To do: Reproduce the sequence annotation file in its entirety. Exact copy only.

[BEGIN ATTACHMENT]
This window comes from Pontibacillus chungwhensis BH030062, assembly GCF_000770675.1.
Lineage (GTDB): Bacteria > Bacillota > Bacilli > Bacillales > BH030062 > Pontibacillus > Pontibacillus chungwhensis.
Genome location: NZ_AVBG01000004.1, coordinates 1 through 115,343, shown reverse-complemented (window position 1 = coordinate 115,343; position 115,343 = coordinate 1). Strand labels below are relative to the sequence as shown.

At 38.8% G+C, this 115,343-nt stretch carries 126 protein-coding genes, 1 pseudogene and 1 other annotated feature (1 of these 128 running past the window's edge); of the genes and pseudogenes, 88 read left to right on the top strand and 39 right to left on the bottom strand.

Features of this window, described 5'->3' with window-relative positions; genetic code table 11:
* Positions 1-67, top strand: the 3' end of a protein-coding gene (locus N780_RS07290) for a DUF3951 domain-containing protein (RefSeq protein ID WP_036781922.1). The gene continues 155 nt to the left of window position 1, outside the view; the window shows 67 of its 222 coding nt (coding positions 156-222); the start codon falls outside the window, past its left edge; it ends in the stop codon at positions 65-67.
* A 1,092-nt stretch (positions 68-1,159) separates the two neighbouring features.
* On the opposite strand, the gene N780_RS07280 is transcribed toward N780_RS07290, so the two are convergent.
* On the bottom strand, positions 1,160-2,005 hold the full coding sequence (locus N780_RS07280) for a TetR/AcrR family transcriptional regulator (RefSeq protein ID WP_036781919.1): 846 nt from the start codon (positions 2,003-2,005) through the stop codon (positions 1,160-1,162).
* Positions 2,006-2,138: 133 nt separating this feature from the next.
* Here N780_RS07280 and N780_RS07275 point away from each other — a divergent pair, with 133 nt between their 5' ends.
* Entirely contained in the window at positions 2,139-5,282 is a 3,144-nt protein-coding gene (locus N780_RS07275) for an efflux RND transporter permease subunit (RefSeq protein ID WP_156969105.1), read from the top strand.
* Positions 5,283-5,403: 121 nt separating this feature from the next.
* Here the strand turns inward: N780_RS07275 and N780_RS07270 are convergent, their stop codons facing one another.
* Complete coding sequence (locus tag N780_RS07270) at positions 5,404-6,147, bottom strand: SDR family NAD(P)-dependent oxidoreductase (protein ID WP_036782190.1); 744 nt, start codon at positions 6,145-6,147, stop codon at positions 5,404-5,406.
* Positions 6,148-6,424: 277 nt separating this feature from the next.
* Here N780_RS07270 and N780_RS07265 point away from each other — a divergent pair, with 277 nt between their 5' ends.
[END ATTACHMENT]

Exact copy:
This window comes from Pontibacillus chungwhensis BH030062, assembly GCF_000770675.1.
Lineage (GTDB): Bacteria > Bacillota > Bacilli > Bacillales > BH030062 > Pontibacillus > Pontibacillus chungwhensis.
Genome location: NZ_AVBG01000004.1, coordinates 1 through 115,343, shown reverse-complemented (window position 1 = coordinate 115,343; position 115,343 = coordinate 1). Strand labels below are relative to the sequence as shown.

At 38.8% G+C, this 115,343-nt stretch carries 126 protein-coding genes, 1 pseudogene and 1 other annotated feature (1 of these 128 running past the window's edge); of the genes and pseudogenes, 88 read left to right on the top strand and 39 right to left on the bottom strand.

Features of this window, described 5'->3' with window-relative positions; genetic code table 11:
* Positions 1-67, top strand: the 3' end of a protein-coding gene (locus N780_RS07290) for a DUF3951 domain-containing protein (RefSeq protein ID WP_036781922.1). The gene continues 155 nt to the left of window position 1, outside the view; the window shows 67 of its 222 coding nt (coding positions 156-222); the start codon falls outside the window, past its left edge; it ends in the stop codon at positions 65-67.
* A 1,092-nt stretch (positions 68-1,159) separates the two neighbouring features.
* On the opposite strand, the gene N780_RS07280 is transcribed toward N780_RS07290, so the two are convergent.
* On the bottom strand, positions 1,160-2,005 hold the full coding sequence (locus N780_RS07280) for a TetR/AcrR family transcriptional regulator (RefSeq protein ID WP_036781919.1): 846 nt from the start codon (positions 2,003-2,005) through the stop codon (positions 1,160-1,162).
* Positions 2,006-2,138: 133 nt separating this feature from the next.
* Here N780_RS07280 and N780_RS07275 point away from each other — a divergent pair, with 133 nt between their 5' ends.
* Entirely contained in the window at positions 2,139-5,282 is a 3,144-nt protein-coding gene (locus N780_RS07275) for an efflux RND transporter permease subunit (RefSeq protein ID WP_156969105.1), read from the top strand.
* Positions 5,283-5,403: 121 nt separating this feature from the next.
* Here the strand turns inward: N780_RS07275 and N780_RS07270 are convergent, their stop codons facing one another.
* Complete coding sequence (locus tag N780_RS07270) at positions 5,404-6,147, bottom strand: SDR family NAD(P)-dependent oxidoreductase (protein ID WP_036782190.1); 744 nt, start codon at positions 6,145-6,147, stop codon at positions 5,404-5,406.
* Positions 6,148-6,424: 277 nt separating this feature from the next.
* Here N780_RS07270 and N780_RS07265 point away from each other — a divergent pair, with 277 nt between their 5' ends.